And from a GRAMMYs standpoint, the Puerto Rican rapper and singer born Benito Antonio Martínez Ocasio has the wind in his sails. Not only has he previously won two golden gramophones and been nominated for six; at the 2023 GRAMMYs, Un Verano Sin Ti is up for a GRAMMY for Best Música Urbana Album, and "Moscow Mule" is up for another for Best Pop Solo Performance.
All that being said, Bad Bunny's latest bears a quality rare in offerings from artists of his caliber — it magically maintains a handmade, personal quality that sticks out among the pack.
Loosened-up, tropical-inflected tunes like "Me Porto Bonito," "Yo No Soy Celoso" and "Aguacero" don't chew the scenery to impress you; they seem as natural as breathing, which belies the level of craft involved in each song's construction, and the subtle emotional incisiveness of his messaging.
All of it adds up to a long-player that feels relaxed yet focused feels vaporous without being ephemeral. Un Verano Sin Ti is a summer dream — and an unforgettable one.
Beyoncé - Renaissance
The sociocultural shifts of the past few years have led to a reassessment of music history through the lens of identity. And one big win was the realization that disco, in fact, did not suck — thank you very much.
Not only was the lion's share of the music great, but the discotheque provided a haven for free expression among any number of marginalized groups, in regard to skin color, sexual orientation and gender identity.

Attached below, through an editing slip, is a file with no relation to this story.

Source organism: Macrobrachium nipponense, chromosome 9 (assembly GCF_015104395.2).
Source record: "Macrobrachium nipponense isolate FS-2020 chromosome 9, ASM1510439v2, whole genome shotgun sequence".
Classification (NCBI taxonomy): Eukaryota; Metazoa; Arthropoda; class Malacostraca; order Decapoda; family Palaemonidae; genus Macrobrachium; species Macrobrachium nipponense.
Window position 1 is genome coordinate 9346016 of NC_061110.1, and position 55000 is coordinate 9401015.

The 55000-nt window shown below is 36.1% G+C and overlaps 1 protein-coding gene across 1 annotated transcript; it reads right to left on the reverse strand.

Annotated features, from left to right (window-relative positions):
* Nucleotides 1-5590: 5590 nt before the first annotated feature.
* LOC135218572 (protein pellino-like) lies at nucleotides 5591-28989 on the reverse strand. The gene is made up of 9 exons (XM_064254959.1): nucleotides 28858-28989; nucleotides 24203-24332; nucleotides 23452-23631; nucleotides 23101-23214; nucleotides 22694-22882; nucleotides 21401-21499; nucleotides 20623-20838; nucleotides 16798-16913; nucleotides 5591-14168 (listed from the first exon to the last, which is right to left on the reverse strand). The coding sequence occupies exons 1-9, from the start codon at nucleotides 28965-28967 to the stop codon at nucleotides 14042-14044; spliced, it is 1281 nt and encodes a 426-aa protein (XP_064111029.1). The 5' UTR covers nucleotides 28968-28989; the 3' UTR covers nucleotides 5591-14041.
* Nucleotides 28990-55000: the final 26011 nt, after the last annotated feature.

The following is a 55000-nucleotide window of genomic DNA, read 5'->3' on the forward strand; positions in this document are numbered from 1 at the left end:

The engine of RENAISSANCE, Beyoncé's first album in six and a half years, is the eternal power of the dancefloor — both in sound and spirit. Of course, this has been a throughline of her past work, for which she's picked up an astounding 28 GRAMMYs. But never before has it been contained and consolidated on one album like this.
This aesthetic doesn't render RENAISSANCE a mere throwback, but a future-forward addition to the dance/pop lineage. "Cozy" and "Thique" speak to radical self-acceptance; cornerstone track "Plastic Off the Sofa" is cinematic and immersive; despite the title, closer "SUMMER RENAISSANCE" is an on-ramp to revel in these sounds in fall, winter, and spring.
On the 2023 GRAMMYs nominations list, Beyoncé can be found all over the place: on top of this Album Of The Year GRAMMY nomination, RENAISSANCE is up for a GRAMMY for Best Dance/Electronic Album.